by Andrew Ferguson
(Atlantic Monthly Press, 2007), hardcover, 288 pages
Andrew Ferguson, a senior editor of The Weekly Standard, details the still visible and tangible legacy of Abraham Lincoln in this rousing book. Writing with humor and insight, Ferguson visits the museums and monuments, interviews several Lincoln students, and considers the shaping of Lincoln's meaning in American memory over the decades.
Land of Lincoln begins with the 2004 controversy over the installation of a statue of Lincoln in Richmond, Virginia, the former capitol of the Confederacy. The outrage clearly intrigued Ferguson, who wondered, as he writes, "Who could object to Lincoln?" (2) As Ferguson discovered, there's a strong contingent of people who dislike the sixteenth president. Attending a conference organized by opponents of the Richmond Lincoln statue, Ferguson was surprised to discover a room full of normal middle-class Americans, rather than rednecks or ignorant oafs, who seemed to know quite a bit about Lincoln. Listening to them, he was intrigued by a pattern that arose, exemplified by the writings of Thomas DiLorenzo, author of The Real Lincoln. He writes:
The pattern of DiLorenzo's awakening is common among the Lincoln haters. They all tell a similar story. Having inherited a vague but intensely admiring account of Lincoln in their youth, they were startled when they learned taht some of it -- at least -- wasn't entirely accurate, and before long the whole edifice came tumbling down. (23)
From this beginning, Ferguson sets out to trace the shape of Lincoln's legacy, learning more about the president than the 'vague but intensely admiring account' from his own youth. Ferguson himself is very much a central figure in this narrative -- for all of his solid objective comments -- and this story is in some ways a modern-day odyssey for the writer. Along the way, he frequently comments on the Lincoln he learned about as a child, visiting the Chicago Historical Society year ago or taking a family vacation along the Lincoln Heritage Trail.
Writing deftly with humor and care, Ferguson fleshes out his text, which at first seems to be just an entertaining travelogue: the author is always going somewhere to look for Lincoln, seeing the sights and talking to interesting people. Woven within this, though, is a wealth of historical facts about Lincoln and the development of his legacy, mixed with details about the changing contexts for Lincoln's legacy -- including the changing context of what is history -- and held together with Ferguson's own emotional response about what he's observing and learning.
The most entertaining chapter may be the brutal onslaught Ferguson launches at the Chicago Historical Society (now called the Chicago History Museum) in a chapter entitled "The Past Isn't What It Used to Be." Ferguson remembers visiting the museum as a child, especially the graphic representations of history, like a reconstructed fort and Indian village or twenty dioramas showing scenes from Lincoln's life. When he revisited the museum years later, all of these displays had been removed in favor of social history. Ferguson is clearly an ideological conservative, which gives his comments about museums an edge, but fundamentally he is almost certainly right: narrative history is more comprehensible for the general public -- with more interesting display pieces -- than social history.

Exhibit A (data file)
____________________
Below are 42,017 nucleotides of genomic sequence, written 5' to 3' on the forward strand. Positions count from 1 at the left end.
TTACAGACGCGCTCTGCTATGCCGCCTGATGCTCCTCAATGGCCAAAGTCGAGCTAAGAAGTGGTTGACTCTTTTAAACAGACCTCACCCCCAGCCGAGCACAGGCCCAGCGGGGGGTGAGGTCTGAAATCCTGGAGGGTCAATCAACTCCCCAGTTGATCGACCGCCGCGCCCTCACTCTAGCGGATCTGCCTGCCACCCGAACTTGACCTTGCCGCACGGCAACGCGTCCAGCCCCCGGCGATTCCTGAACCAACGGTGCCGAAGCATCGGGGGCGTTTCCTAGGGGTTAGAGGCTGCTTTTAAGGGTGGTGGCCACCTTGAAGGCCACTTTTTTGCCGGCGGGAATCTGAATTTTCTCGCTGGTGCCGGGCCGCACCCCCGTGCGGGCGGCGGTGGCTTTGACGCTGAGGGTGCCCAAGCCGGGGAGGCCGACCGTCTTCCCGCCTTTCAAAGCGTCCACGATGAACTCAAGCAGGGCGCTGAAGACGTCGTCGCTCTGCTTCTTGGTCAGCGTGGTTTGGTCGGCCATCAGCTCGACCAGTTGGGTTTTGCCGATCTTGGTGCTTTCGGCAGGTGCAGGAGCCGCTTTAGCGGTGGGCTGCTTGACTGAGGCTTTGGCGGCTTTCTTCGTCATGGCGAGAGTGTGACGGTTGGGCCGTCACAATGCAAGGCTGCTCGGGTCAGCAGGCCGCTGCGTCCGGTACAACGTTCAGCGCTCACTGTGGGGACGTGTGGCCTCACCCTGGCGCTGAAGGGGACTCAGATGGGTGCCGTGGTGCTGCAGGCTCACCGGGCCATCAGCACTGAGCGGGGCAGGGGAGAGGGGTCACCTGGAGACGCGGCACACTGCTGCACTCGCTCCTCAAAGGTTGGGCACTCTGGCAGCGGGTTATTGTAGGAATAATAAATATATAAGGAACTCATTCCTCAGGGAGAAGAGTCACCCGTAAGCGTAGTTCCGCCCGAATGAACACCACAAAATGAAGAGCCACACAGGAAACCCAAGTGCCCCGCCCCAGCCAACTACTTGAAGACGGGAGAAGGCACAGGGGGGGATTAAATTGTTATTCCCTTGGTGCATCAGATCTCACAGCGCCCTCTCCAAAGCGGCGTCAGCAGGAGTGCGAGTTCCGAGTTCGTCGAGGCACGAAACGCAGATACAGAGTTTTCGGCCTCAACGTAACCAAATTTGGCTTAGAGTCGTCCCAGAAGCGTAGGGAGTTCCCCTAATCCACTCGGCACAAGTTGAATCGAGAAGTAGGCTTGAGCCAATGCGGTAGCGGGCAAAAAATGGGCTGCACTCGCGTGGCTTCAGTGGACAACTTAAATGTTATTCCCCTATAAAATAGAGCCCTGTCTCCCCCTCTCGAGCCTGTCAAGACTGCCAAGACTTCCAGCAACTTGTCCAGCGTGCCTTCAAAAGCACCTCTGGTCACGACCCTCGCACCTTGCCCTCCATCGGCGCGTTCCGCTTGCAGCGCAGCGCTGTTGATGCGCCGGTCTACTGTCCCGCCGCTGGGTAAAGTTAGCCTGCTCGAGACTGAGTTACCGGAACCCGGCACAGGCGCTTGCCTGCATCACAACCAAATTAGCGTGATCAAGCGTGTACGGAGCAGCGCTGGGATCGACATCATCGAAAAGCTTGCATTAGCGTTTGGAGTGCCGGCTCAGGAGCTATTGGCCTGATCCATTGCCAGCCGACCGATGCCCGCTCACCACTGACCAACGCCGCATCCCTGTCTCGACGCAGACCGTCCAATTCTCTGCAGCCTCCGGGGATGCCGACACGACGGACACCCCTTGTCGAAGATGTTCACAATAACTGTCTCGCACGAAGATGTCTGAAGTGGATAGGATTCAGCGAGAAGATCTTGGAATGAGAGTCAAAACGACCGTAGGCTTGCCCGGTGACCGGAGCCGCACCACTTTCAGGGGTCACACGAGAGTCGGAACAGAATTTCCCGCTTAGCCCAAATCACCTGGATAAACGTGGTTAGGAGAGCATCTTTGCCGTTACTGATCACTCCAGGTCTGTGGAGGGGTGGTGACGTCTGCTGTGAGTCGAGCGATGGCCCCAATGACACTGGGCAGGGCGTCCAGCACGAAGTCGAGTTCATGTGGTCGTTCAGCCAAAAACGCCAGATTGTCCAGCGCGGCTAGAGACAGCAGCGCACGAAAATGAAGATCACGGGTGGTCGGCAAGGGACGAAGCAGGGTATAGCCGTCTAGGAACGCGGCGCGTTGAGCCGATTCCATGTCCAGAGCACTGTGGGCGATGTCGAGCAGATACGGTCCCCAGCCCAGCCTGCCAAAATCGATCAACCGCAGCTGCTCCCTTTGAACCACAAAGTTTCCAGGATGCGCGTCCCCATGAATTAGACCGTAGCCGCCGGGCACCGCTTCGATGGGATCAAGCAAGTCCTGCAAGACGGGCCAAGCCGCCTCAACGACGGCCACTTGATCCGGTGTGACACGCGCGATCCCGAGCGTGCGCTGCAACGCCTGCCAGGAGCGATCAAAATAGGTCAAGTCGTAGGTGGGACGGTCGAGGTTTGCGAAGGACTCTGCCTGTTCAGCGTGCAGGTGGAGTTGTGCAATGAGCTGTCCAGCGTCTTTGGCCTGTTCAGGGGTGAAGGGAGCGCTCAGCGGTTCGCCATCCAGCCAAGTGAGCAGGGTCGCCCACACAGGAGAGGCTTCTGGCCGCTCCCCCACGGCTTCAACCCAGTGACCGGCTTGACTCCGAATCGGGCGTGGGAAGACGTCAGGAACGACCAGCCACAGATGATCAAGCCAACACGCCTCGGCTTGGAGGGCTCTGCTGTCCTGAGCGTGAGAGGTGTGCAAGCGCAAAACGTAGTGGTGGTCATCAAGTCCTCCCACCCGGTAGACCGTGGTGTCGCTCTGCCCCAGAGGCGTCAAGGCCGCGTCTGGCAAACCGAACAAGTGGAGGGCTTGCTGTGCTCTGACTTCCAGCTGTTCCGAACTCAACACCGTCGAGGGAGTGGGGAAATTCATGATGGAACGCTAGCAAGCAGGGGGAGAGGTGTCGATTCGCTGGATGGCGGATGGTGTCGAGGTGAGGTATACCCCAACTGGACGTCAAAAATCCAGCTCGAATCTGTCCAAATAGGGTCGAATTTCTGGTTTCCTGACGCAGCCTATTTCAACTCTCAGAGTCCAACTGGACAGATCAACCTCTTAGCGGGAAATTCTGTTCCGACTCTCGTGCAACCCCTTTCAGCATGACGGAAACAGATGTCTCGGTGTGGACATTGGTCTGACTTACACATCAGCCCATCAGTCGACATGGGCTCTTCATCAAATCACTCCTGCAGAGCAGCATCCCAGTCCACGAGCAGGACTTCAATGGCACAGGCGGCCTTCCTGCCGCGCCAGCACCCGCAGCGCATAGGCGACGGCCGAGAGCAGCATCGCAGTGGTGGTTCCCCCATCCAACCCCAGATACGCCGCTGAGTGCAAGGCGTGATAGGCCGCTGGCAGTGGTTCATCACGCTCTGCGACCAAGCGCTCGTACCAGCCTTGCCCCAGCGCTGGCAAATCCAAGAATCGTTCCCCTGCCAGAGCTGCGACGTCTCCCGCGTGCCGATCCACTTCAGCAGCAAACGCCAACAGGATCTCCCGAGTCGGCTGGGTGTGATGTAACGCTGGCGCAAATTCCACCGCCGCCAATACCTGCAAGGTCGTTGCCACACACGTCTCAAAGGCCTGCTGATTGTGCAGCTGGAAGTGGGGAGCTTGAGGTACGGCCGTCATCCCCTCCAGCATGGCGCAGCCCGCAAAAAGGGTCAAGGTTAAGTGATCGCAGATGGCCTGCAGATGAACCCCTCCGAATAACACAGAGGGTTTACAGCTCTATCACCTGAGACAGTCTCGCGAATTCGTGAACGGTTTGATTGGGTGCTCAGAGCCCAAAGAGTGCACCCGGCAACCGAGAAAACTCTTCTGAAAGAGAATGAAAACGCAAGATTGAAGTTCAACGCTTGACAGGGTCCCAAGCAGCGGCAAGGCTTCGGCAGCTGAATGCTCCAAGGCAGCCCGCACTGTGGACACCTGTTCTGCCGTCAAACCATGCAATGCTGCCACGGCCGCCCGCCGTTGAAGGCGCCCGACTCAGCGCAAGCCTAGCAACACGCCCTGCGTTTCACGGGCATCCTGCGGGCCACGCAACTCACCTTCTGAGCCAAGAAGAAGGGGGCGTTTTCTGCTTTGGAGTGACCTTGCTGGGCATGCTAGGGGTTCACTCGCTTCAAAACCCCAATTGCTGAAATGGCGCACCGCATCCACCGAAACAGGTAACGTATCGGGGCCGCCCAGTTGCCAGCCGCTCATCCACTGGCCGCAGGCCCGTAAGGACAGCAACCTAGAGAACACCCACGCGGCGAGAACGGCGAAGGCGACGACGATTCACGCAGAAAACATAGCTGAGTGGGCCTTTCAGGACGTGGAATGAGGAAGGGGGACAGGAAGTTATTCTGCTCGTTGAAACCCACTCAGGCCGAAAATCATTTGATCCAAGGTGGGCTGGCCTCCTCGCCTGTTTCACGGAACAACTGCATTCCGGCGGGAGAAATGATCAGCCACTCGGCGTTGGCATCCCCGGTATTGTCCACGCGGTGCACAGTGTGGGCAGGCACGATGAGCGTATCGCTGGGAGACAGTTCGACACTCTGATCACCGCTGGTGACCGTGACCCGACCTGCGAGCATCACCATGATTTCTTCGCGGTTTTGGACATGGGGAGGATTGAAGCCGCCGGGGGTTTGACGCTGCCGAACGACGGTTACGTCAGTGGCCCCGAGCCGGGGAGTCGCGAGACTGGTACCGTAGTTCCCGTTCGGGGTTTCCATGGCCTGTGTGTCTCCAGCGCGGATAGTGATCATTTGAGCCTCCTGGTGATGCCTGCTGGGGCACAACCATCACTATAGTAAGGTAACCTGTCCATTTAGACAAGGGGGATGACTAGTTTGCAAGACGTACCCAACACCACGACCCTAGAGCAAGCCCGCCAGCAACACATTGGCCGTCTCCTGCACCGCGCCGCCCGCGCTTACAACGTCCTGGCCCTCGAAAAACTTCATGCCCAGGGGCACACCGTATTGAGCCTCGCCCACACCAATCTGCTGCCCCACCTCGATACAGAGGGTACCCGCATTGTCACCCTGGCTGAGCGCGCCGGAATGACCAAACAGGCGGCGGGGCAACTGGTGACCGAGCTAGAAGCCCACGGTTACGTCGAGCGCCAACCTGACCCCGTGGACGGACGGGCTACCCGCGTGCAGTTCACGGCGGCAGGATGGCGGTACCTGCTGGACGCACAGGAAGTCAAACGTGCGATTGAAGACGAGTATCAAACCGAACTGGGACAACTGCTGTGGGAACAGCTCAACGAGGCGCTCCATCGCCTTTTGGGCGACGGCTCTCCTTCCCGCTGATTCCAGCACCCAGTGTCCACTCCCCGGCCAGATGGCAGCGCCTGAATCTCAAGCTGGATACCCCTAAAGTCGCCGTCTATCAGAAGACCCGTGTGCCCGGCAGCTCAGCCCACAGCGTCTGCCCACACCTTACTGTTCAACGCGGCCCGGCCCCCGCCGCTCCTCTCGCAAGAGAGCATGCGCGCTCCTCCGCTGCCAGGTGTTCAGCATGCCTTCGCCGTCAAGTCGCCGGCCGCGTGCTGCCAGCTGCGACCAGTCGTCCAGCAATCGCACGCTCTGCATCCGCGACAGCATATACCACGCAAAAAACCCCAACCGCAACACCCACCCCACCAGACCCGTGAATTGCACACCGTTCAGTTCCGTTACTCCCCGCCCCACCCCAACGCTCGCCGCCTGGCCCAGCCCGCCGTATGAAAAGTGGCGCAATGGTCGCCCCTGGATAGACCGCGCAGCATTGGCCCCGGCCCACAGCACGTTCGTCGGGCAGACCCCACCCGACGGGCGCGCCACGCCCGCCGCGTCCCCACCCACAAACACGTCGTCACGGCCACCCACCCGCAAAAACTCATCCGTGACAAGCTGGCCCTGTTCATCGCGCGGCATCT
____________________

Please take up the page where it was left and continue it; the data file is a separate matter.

This hugely entertaining diatribe aside, Ferguson is more amusedly balanced in the rest of his journey, whether considering the behemoth $145 million museum in Springfield, Illinois, talking to countless Lincoln impersonators at an annual Association of Lincoln Presenters conference, or dragging his own kids along a modified version of the Lincoln Heritage Trail (which turns out to have been a creation of the American Petroleum Institute to encourage lengthy automobile vacations). He considers the use of Lincoln over the last 80 years to teach leadership secrets to business people. He writes about the breathtaking and expansive industry of Lincolniana that has developed over the years, including a visit with collector de jour Louise Taper, irrepressible and enthusiastic as always.
It is difficult to describe the superb tightrope act Ferguson performs in Land of Lincoln. The text is unassuming, almost journalistic, yet brimming with intelligence. It is unfailingly enjoyable to read and consistently interesting. Moreover, it is often downright touching, never more so than the beautiful and ironic story about Ferguson's visit with his kids to Lincoln's birthplace cabin. It has insights and research for the Linocln buff, but will delight any reader.
This review is also available at LibraryThing.